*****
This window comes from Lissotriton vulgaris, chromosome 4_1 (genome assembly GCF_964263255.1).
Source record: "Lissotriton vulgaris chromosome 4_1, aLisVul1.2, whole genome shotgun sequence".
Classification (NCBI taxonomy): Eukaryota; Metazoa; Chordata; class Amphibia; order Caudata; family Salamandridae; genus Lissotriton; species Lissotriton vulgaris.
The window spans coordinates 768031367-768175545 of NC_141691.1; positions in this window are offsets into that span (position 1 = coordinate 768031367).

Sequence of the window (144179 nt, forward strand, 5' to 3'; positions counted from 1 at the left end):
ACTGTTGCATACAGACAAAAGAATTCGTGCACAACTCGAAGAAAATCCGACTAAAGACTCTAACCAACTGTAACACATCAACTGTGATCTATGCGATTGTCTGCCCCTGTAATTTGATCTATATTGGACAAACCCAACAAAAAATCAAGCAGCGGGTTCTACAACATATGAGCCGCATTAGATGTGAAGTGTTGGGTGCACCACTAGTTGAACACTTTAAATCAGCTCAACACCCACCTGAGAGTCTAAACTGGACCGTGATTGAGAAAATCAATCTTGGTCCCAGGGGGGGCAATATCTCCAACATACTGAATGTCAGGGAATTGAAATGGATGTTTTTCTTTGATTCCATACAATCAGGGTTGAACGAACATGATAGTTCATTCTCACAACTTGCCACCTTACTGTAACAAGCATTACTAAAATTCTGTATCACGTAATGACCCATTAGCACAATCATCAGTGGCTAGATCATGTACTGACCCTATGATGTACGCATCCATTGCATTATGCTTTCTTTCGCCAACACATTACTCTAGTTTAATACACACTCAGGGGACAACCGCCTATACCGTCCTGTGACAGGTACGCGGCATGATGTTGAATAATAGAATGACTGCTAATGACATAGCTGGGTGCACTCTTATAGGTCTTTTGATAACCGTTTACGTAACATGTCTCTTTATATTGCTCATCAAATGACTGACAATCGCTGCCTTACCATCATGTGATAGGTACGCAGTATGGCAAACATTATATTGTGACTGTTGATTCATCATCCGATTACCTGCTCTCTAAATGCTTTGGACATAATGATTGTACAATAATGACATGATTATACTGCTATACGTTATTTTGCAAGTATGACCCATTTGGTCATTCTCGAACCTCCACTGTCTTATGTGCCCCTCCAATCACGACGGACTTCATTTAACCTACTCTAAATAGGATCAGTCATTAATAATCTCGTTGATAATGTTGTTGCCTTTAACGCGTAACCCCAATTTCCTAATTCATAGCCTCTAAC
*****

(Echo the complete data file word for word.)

This window comes from Lissotriton vulgaris, chromosome 4_1 (genome assembly GCF_964263255.1).
Source record: "Lissotriton vulgaris chromosome 4_1, aLisVul1.2, whole genome shotgun sequence".
Classification (NCBI taxonomy): Eukaryota; Metazoa; Chordata; class Amphibia; order Caudata; family Salamandridae; genus Lissotriton; species Lissotriton vulgaris.
The window spans coordinates 768031367-768175545 of NC_141691.1; positions in this window are offsets into that span (position 1 = coordinate 768031367).

Sequence of the window (144179 nt, forward strand, 5' to 3'; positions counted from 1 at the left end):
ACTGTTGCATACAGACAAAAGAATTCGTGCACAACTCGAAGAAAATCCGACTAAAGACTCTAACCAACTGTAACACATCAACTGTGATCTATGCGATTGTCTGCCCCTGTAATTTGATCTATATTGGACAAACCCAACAAAAAATCAAGCAGCGGGTTCTACAACATATGAGCCGCATTAGATGTGAAGTGTTGGGTGCACCACTAGTTGAACACTTTAAATCAGCTCAACACCCACCTGAGAGTCTAAACTGGACCGTGATTGAGAAAATCAATCTTGGTCCCAGGGGGGGCAATATCTCCAACATACTGAATGTCAGGGAATTGAAATGGATGTTTTTCTTTGATTCCATACAATCAGGGTTGAACGAACATGATAGTTCATTCTCACAACTTGCCACCTTACTGTAACAAGCATTACTAAAATTCTGTATCACGTAATGACCCATTAGCACAATCATCAGTGGCTAGATCATGTACTGACCCTATGATGTACGCATCCATTGCATTATGCTTTCTTTCGCCAACACATTACTCTAGTTTAATACACACTCAGGGGACAACCGCCTATACCGTCCTGTGACAGGTACGCGGCATGATGTTGAATAATAGAATGACTGCTAATGACATAGCTGGGTGCACTCTTATAGGTCTTTTGATAACCGTTTACGTAACATGTCTCTTTATATTGCTCATCAAATGACTGACAATCGCTGCCTTACCATCATGTGATAGGTACGCAGTATGGCAAACATTATATTGTGACTGTTGATTCATCATCCGATTACCTGCTCTCTAAATGCTTTGGACATAATGATTGTACAATAATGACATGATTATACTGCTATACGTTATTTTGCAAGTATGACCCATTTGGTCATTCTCGAACCTCCACTGTCTTATGTGCCCCTCCAATCACGACGGACTTCATTTAACCTACTCTAAATAGGATCAGTCATTAATAATCTCGTTGATAATGTTGTTGCCTTTAACGCGTAACCCCAATTTCCTAATTCATAGCCTCTAAC